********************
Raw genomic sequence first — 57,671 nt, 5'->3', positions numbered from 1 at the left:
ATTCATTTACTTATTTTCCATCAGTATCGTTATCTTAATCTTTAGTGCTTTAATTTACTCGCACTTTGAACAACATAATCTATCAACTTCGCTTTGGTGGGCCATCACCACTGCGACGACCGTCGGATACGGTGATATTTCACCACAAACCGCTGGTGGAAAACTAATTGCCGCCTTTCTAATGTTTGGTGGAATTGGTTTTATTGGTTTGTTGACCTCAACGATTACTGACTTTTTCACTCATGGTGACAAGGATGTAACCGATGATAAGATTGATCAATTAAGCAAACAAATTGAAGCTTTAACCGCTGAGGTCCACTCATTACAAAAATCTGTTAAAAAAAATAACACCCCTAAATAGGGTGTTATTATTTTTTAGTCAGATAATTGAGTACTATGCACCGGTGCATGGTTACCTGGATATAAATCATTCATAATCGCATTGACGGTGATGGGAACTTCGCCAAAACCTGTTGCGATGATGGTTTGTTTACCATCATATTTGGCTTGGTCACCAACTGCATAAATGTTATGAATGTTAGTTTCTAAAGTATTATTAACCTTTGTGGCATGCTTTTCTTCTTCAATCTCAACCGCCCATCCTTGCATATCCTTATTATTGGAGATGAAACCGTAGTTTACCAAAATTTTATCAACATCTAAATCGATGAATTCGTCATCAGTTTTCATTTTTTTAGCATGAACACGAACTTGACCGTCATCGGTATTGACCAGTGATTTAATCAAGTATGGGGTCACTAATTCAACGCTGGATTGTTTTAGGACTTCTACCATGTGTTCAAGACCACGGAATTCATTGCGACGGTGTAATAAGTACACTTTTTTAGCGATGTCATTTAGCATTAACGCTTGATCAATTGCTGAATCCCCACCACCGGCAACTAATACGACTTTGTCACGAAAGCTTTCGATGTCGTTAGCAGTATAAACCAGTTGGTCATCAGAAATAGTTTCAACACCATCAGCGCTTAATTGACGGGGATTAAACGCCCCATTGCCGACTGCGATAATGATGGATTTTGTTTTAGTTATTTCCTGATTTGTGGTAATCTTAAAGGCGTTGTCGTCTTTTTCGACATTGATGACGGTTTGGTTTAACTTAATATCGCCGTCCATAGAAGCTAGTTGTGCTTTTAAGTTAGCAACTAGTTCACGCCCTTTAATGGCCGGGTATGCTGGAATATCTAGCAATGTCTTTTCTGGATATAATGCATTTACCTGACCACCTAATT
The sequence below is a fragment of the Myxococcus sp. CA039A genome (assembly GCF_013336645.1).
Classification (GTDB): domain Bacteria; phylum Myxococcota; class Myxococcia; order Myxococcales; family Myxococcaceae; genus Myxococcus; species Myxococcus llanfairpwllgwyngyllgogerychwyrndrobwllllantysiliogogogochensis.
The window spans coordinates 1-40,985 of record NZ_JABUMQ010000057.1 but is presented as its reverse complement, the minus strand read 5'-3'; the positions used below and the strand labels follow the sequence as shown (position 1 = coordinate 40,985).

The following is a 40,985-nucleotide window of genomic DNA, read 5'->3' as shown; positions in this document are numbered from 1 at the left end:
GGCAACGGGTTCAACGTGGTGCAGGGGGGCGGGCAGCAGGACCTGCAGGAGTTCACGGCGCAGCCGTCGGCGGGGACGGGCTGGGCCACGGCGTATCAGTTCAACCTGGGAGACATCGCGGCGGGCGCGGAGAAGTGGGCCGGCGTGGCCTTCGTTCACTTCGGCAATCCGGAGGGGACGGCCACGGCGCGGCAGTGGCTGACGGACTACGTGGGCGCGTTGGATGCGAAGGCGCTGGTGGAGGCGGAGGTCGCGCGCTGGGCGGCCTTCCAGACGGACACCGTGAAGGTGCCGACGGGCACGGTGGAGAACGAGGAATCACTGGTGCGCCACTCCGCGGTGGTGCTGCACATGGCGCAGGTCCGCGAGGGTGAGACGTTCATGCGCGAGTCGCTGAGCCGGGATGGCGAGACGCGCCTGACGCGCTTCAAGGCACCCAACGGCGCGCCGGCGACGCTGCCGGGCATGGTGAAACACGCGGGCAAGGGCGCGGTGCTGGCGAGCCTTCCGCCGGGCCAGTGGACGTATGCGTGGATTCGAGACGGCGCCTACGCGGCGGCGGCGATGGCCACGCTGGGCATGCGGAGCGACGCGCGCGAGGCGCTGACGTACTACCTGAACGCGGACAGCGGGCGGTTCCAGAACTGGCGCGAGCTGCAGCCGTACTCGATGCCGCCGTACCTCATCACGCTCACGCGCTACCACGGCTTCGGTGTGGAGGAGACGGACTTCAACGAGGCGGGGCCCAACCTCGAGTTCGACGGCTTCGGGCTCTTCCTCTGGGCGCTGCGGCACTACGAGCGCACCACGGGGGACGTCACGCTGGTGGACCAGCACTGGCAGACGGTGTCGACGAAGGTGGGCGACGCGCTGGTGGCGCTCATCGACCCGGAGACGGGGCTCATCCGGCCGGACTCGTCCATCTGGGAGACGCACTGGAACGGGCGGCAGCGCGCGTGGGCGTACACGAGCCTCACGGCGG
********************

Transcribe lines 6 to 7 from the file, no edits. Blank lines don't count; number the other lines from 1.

The following is a 40,985-nucleotide window of genomic DNA, read 5'->3' as shown; positions in this document are numbered from 1 at the left end:
GGCAACGGGTTCAACGTGGTGCAGGGGGGCGGGCAGCAGGACCTGCAGGAGTTCACGGCGCAGCCGTCGGCGGGGACGGGCTGGGCCACGGCGTATCAGTTCAACCTGGGAGACATCGCGGCGGGCGCGGAGAAGTGGGCCGGCGTGGCCTTCGTTCACTTCGGCAATCCGGAGGGGACGGCCACGGCGCGGCAGTGGCTGACGGACTACGTGGGCGCGTTGGATGCGAAGGCGCTGGTGGAGGCGGAGGTCGCGCGCTGGGCGGCCTTCCAGACGGACACCGTGAAGGTGCCGACGGGCACGGTGGAGAACGAGGAATCACTGGTGCGCCACTCCGCGGTGGTGCTGCACATGGCGCAGGTCCGCGAGGGTGAGACGTTCATGCGCGAGTCGCTGAGCCGGGATGGCGAGACGCGCCTGACGCGCTTCAAGGCACCCAACGGCGCGCCGGCGACGCTGCCGGGCATGGTGAAACACGCGGGCAAGGGCGCGGTGCTGGCGAGCCTTCCGCCGGGCCAGTGGACGTATGCGTGGATTCGAGACGGCGCCTACGCGGCGGCGGCGATGGCCACGCTGGGCATGCGGAGCGACGCGCGCGAGGCGCTGACGTACTACCTGAACGCGGACAGCGGGCGGTTCCAGAACTGGCGCGAGCTGCAGCCGTACTCGATGCCGCCGTACCTCATCACGCTCACGCGCTACCACGGCTTCGGTGTGGAGGAGACGGACTTCAACGAGGCGGGGCCCAACCTCGAGTTCGACGGCTTCGGGCTCTTCCTCTGGGCGCTGCGGCACTACGAGCGCACCACGGGGGACGTCACGCTGGTGGACCAGCACTGGCAGACGGTGTCGACGAAGGTGGGCGACGCGCTGGTGGCGCTCATCGACCCGGAGACGGGGCTCATCCGGCCGGACTCGTCCATCTGGGAGACGCACTGGAACGGGCGGCAGCGCGCGTGGGCGTACACGAGCCTCACGGCGG